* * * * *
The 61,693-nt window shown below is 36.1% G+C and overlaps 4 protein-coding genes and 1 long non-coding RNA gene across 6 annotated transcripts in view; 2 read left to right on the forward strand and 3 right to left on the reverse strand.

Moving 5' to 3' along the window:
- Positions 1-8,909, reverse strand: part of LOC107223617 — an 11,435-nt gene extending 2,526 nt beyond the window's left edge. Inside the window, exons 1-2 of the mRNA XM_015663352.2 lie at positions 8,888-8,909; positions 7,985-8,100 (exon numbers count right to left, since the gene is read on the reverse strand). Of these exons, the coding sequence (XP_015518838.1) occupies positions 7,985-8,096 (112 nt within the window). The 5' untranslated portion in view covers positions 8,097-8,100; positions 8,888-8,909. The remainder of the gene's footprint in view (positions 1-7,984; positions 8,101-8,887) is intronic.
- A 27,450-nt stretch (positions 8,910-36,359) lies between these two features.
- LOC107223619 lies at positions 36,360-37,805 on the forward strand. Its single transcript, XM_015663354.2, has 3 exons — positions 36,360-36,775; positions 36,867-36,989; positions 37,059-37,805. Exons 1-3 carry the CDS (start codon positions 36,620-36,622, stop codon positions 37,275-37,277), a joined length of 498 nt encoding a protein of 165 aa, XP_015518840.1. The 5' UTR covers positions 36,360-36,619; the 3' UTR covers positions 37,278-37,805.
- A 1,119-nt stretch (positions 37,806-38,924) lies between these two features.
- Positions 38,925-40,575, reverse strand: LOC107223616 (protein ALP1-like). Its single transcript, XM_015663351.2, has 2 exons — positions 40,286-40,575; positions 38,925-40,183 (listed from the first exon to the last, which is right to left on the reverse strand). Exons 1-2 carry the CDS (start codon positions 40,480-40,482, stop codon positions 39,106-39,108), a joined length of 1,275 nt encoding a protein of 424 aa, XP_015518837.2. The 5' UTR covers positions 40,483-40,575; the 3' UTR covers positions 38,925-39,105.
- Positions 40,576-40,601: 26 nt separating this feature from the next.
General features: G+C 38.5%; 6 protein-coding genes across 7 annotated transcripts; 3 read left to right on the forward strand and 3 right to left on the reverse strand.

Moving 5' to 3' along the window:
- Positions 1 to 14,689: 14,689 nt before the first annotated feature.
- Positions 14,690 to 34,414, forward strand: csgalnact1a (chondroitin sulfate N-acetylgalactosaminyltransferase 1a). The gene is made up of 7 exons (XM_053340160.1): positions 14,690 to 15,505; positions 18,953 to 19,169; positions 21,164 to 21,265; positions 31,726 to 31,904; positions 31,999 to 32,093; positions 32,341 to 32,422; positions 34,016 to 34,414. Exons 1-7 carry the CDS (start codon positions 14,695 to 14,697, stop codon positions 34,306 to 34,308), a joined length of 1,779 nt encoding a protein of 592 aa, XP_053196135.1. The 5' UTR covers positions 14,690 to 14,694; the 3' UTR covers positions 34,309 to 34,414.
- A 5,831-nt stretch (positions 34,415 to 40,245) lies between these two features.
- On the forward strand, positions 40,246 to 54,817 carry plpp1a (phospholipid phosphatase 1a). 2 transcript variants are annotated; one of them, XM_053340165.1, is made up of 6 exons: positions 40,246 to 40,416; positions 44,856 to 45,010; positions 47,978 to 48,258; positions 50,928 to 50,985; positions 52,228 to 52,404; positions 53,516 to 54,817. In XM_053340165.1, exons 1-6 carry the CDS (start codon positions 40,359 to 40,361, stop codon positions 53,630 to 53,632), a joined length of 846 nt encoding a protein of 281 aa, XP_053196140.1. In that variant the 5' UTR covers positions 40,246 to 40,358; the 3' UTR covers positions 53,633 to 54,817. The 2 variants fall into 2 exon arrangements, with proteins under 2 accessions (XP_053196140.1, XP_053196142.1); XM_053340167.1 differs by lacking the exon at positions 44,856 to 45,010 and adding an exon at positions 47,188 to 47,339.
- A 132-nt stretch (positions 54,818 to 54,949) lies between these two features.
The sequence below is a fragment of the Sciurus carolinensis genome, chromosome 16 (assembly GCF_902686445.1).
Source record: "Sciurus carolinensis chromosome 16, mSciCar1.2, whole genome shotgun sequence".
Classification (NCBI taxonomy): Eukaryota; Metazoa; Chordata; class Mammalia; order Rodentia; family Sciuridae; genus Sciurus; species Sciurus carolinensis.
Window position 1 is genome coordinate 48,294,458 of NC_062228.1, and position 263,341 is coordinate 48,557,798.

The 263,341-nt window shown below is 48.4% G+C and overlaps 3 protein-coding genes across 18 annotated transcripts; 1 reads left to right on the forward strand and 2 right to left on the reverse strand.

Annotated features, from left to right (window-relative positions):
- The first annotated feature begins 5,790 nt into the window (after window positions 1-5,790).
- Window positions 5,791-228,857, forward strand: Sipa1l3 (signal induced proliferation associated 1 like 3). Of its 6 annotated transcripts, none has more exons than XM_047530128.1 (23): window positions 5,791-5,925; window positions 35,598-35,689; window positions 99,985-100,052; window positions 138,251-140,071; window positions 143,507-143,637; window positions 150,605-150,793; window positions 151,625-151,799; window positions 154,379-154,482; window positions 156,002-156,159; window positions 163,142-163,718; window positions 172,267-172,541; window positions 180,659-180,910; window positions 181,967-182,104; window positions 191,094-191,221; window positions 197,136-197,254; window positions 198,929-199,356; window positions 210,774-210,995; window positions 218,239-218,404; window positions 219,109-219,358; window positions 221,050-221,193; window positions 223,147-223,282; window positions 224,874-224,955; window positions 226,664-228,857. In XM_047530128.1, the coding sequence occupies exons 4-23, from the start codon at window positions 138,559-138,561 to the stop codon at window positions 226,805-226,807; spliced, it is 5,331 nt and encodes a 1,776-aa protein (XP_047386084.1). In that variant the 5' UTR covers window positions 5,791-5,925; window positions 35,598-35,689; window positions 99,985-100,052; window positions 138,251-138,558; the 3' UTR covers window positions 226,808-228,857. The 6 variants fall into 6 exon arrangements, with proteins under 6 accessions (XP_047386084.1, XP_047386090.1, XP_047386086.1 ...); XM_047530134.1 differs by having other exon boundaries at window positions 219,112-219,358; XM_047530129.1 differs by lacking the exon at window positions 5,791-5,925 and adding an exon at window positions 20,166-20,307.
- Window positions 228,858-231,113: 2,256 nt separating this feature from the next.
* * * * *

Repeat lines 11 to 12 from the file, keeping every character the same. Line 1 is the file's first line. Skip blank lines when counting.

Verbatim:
- Positions 1 to 14,689: 14,689 nt before the first annotated feature.
- Positions 14,690 to 34,414, forward strand: csgalnact1a (chondroitin sulfate N-acetylgalactosaminyltransferase 1a). The gene is made up of 7 exons (XM_053340160.1): positions 14,690 to 15,505; positions 18,953 to 19,169; positions 21,164 to 21,265; positions 31,726 to 31,904; positions 31,999 to 32,093; positions 32,341 to 32,422; positions 34,016 to 34,414. Exons 1-7 carry the CDS (start codon positions 14,695 to 14,697, stop codon positions 34,306 to 34,308), a joined length of 1,779 nt encoding a protein of 592 aa, XP_053196135.1. The 5' UTR covers positions 14,690 to 14,694; the 3' UTR covers positions 34,309 to 34,414.